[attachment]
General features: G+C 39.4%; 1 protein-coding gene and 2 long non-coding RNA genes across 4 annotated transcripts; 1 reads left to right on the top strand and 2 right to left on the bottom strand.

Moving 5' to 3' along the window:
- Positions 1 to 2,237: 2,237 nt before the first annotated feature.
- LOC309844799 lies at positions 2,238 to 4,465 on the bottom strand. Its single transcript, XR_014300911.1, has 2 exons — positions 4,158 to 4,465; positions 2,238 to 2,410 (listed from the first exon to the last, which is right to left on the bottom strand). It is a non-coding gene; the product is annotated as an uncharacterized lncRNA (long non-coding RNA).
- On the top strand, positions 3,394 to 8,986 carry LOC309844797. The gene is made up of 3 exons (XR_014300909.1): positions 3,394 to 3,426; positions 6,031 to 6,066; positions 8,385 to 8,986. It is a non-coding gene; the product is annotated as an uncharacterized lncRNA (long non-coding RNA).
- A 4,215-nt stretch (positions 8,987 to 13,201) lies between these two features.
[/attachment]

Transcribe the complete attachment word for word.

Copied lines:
General features: G+C 39.4%; 1 protein-coding gene and 2 long non-coding RNA genes across 4 annotated transcripts; 1 reads left to right on the top strand and 2 right to left on the bottom strand.

Moving 5' to 3' along the window:
- Positions 1 to 2,237: 2,237 nt before the first annotated feature.
- LOC309844799 lies at positions 2,238 to 4,465 on the bottom strand. Its single transcript, XR_014300911.1, has 2 exons — positions 4,158 to 4,465; positions 2,238 to 2,410 (listed from the first exon to the last, which is right to left on the bottom strand). It is a non-coding gene; the product is annotated as an uncharacterized lncRNA (long non-coding RNA).
- On the top strand, positions 3,394 to 8,986 carry LOC309844797. The gene is made up of 3 exons (XR_014300909.1): positions 3,394 to 3,426; positions 6,031 to 6,066; positions 8,385 to 8,986. It is a non-coding gene; the product is annotated as an uncharacterized lncRNA (long non-coding RNA).
- A 4,215-nt stretch (positions 8,987 to 13,201) lies between these two features.